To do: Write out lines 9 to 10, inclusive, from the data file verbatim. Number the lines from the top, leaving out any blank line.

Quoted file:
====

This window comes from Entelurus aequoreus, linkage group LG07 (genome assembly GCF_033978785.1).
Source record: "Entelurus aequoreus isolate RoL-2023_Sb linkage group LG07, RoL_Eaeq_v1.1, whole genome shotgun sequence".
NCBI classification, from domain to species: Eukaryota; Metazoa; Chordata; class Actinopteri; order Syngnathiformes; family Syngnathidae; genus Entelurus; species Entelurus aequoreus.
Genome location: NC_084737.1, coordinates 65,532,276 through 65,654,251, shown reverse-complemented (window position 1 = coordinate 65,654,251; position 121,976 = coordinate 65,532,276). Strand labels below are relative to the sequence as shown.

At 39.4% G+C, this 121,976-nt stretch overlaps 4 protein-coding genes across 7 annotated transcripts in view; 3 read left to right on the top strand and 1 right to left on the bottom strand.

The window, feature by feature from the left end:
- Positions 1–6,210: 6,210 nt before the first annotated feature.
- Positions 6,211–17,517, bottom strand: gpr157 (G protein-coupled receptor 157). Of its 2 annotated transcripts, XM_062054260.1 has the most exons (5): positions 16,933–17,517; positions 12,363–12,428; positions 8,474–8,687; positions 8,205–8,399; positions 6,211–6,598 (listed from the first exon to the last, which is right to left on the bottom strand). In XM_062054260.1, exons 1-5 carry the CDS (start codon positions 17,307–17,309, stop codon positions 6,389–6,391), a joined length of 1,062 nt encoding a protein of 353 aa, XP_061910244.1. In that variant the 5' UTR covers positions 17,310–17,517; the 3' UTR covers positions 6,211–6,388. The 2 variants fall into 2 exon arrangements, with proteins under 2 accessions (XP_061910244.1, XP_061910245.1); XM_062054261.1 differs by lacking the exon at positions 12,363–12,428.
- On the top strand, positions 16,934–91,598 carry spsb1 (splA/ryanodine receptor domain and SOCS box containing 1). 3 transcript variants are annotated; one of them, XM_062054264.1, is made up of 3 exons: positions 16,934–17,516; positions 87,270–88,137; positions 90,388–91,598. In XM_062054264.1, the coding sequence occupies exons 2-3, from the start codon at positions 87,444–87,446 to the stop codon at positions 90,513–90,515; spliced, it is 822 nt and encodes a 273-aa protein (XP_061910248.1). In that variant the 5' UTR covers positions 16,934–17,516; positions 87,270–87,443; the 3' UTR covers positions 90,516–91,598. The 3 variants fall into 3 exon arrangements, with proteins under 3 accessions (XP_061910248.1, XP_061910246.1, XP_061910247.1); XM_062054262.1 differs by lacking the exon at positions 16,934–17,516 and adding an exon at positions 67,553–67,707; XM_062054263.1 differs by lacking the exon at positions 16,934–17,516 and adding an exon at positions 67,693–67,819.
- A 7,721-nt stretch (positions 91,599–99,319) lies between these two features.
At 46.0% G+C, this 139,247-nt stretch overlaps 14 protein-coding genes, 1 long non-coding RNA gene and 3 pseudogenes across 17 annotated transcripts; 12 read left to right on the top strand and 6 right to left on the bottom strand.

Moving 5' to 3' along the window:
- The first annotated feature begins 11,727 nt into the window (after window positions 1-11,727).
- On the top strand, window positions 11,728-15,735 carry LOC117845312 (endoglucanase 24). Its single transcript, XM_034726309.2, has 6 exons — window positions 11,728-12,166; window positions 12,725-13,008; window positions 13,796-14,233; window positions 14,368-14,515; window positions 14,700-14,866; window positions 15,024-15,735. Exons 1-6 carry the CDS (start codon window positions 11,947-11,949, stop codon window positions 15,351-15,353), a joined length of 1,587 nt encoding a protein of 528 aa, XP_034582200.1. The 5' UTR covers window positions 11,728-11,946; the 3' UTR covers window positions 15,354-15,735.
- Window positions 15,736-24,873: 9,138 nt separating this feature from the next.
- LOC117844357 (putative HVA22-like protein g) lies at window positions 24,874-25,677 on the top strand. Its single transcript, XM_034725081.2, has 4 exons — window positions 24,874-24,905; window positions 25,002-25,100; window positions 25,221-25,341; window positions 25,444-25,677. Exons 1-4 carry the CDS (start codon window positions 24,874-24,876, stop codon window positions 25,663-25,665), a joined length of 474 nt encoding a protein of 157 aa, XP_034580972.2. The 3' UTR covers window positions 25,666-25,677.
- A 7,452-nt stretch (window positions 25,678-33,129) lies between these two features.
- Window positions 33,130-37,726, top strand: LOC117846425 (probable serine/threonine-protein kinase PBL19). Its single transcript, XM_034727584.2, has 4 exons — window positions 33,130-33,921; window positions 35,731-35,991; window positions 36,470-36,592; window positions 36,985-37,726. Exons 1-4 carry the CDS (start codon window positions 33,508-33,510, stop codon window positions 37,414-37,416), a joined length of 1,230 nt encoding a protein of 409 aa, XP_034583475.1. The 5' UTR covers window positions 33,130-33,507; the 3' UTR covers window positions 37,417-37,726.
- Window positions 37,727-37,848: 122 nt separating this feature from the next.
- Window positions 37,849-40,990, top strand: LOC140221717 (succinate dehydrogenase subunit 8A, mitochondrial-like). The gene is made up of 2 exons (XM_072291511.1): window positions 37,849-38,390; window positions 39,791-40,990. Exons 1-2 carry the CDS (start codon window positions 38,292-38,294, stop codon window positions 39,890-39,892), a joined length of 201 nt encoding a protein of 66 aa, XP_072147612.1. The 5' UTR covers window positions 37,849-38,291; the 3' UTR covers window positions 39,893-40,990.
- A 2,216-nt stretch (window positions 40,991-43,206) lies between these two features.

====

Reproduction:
- On the top strand, positions 16,934–91,598 carry spsb1 (splA/ryanodine receptor domain and SOCS box containing 1). 3 transcript variants are annotated; one of them, XM_062054264.1, is made up of 3 exons: positions 16,934–17,516; positions 87,270–88,137; positions 90,388–91,598. In XM_062054264.1, the coding sequence occupies exons 2-3, from the start codon at positions 87,444–87,446 to the stop codon at positions 90,513–90,515; spliced, it is 822 nt and encodes a 273-aa protein (XP_061910248.1). In that variant the 5' UTR covers positions 16,934–17,516; positions 87,270–87,443; the 3' UTR covers positions 90,516–91,598. The 3 variants fall into 3 exon arrangements, with proteins under 3 accessions (XP_061910248.1, XP_061910246.1, XP_061910247.1); XM_062054262.1 differs by lacking the exon at positions 16,934–17,516 and adding an exon at positions 67,553–67,707; XM_062054263.1 differs by lacking the exon at positions 16,934–17,516 and adding an exon at positions 67,693–67,819.
- A 7,721-nt stretch (positions 91,599–99,319) lies between these two features.